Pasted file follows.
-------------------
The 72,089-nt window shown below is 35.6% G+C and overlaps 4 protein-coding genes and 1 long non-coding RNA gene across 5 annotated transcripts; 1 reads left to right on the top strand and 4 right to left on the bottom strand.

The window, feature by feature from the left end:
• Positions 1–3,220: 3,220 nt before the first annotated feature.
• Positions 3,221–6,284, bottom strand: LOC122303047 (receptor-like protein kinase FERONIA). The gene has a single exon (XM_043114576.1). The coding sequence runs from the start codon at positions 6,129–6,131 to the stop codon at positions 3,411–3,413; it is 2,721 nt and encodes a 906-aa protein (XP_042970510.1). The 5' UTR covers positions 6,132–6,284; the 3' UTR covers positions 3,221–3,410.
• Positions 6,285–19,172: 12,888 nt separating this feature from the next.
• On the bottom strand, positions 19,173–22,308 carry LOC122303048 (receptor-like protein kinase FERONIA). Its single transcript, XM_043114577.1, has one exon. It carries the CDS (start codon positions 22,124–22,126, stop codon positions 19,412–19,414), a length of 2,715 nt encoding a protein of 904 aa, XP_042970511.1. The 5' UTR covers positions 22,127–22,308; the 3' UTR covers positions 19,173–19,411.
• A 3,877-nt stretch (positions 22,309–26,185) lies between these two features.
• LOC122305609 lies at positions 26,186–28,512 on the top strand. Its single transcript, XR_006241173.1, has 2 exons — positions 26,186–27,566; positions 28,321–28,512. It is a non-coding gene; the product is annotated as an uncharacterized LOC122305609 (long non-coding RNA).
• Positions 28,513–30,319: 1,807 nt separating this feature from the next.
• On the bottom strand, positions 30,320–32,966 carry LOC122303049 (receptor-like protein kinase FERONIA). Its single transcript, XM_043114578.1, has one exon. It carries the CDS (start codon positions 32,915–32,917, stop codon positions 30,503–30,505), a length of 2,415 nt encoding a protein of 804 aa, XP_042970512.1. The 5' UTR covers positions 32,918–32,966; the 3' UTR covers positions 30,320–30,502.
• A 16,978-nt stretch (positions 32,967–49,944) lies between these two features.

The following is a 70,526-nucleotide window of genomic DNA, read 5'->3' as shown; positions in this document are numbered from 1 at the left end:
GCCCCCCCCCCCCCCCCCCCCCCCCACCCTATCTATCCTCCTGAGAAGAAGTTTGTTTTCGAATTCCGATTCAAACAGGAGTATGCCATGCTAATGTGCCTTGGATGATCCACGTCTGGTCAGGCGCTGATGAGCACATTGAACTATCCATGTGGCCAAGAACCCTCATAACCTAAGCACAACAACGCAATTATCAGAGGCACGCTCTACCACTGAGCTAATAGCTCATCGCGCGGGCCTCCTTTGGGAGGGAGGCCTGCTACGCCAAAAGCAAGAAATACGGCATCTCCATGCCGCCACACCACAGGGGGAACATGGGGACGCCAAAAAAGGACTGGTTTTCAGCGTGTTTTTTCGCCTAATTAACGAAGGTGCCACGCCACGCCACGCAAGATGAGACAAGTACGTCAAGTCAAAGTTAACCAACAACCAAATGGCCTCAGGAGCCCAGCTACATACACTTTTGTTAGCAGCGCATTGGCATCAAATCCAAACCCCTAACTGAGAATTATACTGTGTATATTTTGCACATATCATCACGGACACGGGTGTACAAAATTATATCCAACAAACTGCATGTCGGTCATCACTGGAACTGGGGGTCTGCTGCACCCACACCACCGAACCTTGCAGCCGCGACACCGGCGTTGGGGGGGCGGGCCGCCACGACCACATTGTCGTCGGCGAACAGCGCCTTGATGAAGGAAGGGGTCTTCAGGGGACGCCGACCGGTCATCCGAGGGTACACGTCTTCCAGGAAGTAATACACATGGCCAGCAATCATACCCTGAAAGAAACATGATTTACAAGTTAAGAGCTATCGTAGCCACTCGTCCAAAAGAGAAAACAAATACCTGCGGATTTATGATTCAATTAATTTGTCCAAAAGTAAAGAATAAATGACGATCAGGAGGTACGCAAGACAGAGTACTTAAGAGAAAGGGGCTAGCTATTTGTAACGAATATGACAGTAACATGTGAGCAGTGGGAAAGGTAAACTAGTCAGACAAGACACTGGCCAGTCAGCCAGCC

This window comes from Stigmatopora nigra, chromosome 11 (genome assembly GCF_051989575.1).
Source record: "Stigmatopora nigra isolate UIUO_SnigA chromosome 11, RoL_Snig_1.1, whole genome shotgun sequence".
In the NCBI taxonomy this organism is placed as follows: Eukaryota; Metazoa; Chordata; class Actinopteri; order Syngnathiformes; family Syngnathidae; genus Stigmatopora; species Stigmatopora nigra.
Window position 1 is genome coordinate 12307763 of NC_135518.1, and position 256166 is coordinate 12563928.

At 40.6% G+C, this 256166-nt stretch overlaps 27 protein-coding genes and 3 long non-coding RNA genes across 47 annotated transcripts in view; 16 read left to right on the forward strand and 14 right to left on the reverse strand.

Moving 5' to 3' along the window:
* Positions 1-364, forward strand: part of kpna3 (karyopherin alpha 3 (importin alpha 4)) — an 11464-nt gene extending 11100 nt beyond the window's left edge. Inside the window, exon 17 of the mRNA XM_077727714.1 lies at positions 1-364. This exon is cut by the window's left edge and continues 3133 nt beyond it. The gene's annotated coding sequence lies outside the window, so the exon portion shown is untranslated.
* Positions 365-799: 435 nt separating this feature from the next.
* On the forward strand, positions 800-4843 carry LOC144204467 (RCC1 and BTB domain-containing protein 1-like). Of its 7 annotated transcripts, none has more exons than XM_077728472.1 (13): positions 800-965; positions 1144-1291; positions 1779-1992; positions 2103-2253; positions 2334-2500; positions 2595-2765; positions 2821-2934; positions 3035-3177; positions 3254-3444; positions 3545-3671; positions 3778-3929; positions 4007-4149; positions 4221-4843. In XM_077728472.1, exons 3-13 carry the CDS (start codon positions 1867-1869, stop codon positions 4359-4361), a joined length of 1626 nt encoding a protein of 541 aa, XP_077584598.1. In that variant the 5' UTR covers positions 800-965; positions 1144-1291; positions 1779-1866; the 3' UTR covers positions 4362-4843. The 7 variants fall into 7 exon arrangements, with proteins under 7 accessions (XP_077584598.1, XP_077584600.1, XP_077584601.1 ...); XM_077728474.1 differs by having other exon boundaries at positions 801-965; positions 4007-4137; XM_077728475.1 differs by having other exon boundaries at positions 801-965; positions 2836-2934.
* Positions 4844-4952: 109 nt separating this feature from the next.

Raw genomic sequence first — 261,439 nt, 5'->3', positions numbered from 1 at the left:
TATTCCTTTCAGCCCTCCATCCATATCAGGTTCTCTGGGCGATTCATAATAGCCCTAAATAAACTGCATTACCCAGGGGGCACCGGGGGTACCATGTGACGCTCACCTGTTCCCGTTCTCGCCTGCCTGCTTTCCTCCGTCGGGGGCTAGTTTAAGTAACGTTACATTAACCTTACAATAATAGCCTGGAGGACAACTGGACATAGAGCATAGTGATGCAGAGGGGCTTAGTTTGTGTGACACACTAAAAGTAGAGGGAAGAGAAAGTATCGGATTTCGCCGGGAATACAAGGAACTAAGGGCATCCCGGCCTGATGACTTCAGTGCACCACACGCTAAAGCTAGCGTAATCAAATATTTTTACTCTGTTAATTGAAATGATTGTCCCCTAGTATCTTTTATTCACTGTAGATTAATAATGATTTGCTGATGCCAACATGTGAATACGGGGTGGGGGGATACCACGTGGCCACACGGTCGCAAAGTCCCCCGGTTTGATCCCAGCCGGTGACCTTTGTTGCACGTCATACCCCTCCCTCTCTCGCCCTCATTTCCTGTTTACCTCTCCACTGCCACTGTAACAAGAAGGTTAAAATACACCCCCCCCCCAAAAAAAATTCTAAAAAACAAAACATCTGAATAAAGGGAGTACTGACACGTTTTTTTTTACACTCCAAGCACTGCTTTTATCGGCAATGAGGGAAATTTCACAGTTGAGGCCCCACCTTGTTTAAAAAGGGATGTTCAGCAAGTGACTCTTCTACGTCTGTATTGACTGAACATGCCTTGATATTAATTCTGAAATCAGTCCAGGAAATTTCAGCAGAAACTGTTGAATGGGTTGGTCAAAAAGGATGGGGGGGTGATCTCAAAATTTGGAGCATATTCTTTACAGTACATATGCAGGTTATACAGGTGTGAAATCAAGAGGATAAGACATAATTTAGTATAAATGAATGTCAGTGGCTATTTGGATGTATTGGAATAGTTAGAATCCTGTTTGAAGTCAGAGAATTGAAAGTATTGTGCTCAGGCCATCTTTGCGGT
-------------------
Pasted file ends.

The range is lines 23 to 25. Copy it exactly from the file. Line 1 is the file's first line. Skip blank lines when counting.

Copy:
* Positions 4844-4952: 109 nt separating this feature from the next.

Raw genomic sequence first — 261,439 nt, 5'->3', positions numbered from 1 at the left:
TATTCCTTTCAGCCCTCCATCCATATCAGGTTCTCTGGGCGATTCATAATAGCCCTAAATAAACTGCATTACCCAGGGGGCACCGGGGGTACCATGTGACGCTCACCTGTTCCCGTTCTCGCCTGCCTGCTTTCCTCCGTCGGGGGCTAGTTTAAGTAACGTTACATTAACCTTACAATAATAGCCTGGAGGACAACTGGACATAGAGCATAGTGATGCAGAGGGGCTTAGTTTGTGTGACACACTAAAAGTAGAGGGAAGAGAAAGTATCGGATTTCGCCGGGAATACAAGGAACTAAGGGCATCCCGGCCTGATGACTTCAGTGCACCACACGCTAAAGCTAGCGTAATCAAATATTTTTACTCTGTTAATTGAAATGATTGTCCCCTAGTATCTTTTATTCACTGTAGATTAATAATGATTTGCTGATGCCAACATGTGAATACGGGGTGGGGGGATACCACGTGGCCACACGGTCGCAAAGTCCCCCGGTTTGATCCCAGCCGGTGACCTTTGTTGCACGTCATACCCCTCCCTCTCTCGCCCTCATTTCCTGTTTACCTCTCCACTGCCACTGTAACAAGAAGGTTAAAATACACCCCCCCCCCAAAAAAAATTCTAAAAAACAAAACATCTGAATAAAGGGAGTACTGACACGTTTTTTTTTACACTCCAAGCACTGCTTTTATCGGCAATGAGGGAAATTTCACAGTTGAGGCCCCACCTTGTTTAAAAAGGGATGTTCAGCAAGTGACTCTTCTACGTCTGTATTGACTGAACATGCCTTGATATTAATTCTGAAATCAGTCCAGGAAATTTCAGCAGAAACTGTTGAATGGGTTGGTCAAAAAGGATGGGGGGGTGATCTCAAAATTTGGAGCATATTCTTTACAGTACATATGCAGGTTATACAGGTGTGAAATCAAGAGGATAAGACATAATTTAGTATAAATGAATGTCAGTGGCTATTTGGATGTATTGGAATAGTTAGAATCCTGTTTGAAGTCAGAGAATTGAAAGTATTGTGCTCAGGCCATCTTTGCGGT